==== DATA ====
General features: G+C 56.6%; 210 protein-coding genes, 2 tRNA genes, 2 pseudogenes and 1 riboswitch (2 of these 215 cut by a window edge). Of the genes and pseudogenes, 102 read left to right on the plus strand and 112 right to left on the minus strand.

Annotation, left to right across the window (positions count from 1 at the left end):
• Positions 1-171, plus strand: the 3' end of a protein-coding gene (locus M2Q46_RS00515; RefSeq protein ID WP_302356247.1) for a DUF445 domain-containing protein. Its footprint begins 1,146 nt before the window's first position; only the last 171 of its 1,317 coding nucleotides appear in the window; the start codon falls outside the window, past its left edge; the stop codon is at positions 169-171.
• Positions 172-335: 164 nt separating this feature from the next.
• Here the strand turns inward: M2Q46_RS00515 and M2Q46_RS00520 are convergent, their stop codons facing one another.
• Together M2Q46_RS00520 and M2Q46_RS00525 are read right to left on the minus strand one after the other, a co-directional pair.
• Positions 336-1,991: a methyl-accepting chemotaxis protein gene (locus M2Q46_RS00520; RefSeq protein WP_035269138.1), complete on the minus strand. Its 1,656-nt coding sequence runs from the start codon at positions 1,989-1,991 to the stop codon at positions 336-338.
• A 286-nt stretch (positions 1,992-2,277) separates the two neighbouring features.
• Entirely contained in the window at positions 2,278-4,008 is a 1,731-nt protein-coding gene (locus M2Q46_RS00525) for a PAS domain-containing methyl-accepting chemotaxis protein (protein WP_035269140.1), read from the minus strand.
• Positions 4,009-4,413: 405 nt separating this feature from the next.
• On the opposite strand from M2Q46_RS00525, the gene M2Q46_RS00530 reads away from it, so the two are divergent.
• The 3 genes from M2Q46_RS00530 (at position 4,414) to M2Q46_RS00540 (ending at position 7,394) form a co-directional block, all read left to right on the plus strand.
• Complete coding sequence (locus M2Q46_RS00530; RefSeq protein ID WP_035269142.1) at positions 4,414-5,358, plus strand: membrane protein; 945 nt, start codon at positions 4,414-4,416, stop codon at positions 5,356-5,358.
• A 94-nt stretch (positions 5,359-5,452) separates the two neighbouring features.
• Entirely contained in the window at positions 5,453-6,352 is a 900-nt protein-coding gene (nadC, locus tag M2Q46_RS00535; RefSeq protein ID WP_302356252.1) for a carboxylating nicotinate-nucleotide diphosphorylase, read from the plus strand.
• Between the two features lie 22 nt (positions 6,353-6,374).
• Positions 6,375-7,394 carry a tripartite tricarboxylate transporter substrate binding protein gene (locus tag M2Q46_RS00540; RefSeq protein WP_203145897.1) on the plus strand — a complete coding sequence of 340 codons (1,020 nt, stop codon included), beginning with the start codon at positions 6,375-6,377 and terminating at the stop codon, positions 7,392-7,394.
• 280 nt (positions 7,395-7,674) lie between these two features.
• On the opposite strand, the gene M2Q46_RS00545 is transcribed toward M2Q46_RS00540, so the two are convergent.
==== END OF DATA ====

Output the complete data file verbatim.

General features: G+C 56.6%; 210 protein-coding genes, 2 tRNA genes, 2 pseudogenes and 1 riboswitch (2 of these 215 cut by a window edge). Of the genes and pseudogenes, 102 read left to right on the plus strand and 112 right to left on the minus strand.

Annotation, left to right across the window (positions count from 1 at the left end):
• Positions 1-171, plus strand: the 3' end of a protein-coding gene (locus M2Q46_RS00515; RefSeq protein ID WP_302356247.1) for a DUF445 domain-containing protein. Its footprint begins 1,146 nt before the window's first position; only the last 171 of its 1,317 coding nucleotides appear in the window; the start codon falls outside the window, past its left edge; the stop codon is at positions 169-171.
• Positions 172-335: 164 nt separating this feature from the next.
• Here the strand turns inward: M2Q46_RS00515 and M2Q46_RS00520 are convergent, their stop codons facing one another.
• Together M2Q46_RS00520 and M2Q46_RS00525 are read right to left on the minus strand one after the other, a co-directional pair.
• Positions 336-1,991: a methyl-accepting chemotaxis protein gene (locus M2Q46_RS00520; RefSeq protein WP_035269138.1), complete on the minus strand. Its 1,656-nt coding sequence runs from the start codon at positions 1,989-1,991 to the stop codon at positions 336-338.
• A 286-nt stretch (positions 1,992-2,277) separates the two neighbouring features.
• Entirely contained in the window at positions 2,278-4,008 is a 1,731-nt protein-coding gene (locus M2Q46_RS00525) for a PAS domain-containing methyl-accepting chemotaxis protein (protein WP_035269140.1), read from the minus strand.
• Positions 4,009-4,413: 405 nt separating this feature from the next.
• On the opposite strand from M2Q46_RS00525, the gene M2Q46_RS00530 reads away from it, so the two are divergent.
• The 3 genes from M2Q46_RS00530 (at position 4,414) to M2Q46_RS00540 (ending at position 7,394) form a co-directional block, all read left to right on the plus strand.
• Complete coding sequence (locus M2Q46_RS00530; RefSeq protein ID WP_035269142.1) at positions 4,414-5,358, plus strand: membrane protein; 945 nt, start codon at positions 4,414-4,416, stop codon at positions 5,356-5,358.
• A 94-nt stretch (positions 5,359-5,452) separates the two neighbouring features.
• Entirely contained in the window at positions 5,453-6,352 is a 900-nt protein-coding gene (nadC, locus tag M2Q46_RS00535; RefSeq protein ID WP_302356252.1) for a carboxylating nicotinate-nucleotide diphosphorylase, read from the plus strand.
• Between the two features lie 22 nt (positions 6,353-6,374).
• Positions 6,375-7,394 carry a tripartite tricarboxylate transporter substrate binding protein gene (locus tag M2Q46_RS00540; RefSeq protein WP_203145897.1) on the plus strand — a complete coding sequence of 340 codons (1,020 nt, stop codon included), beginning with the start codon at positions 6,375-6,377 and terminating at the stop codon, positions 7,392-7,394.
• 280 nt (positions 7,395-7,674) lie between these two features.
• On the opposite strand, the gene M2Q46_RS00545 is transcribed toward M2Q46_RS00540, so the two are convergent.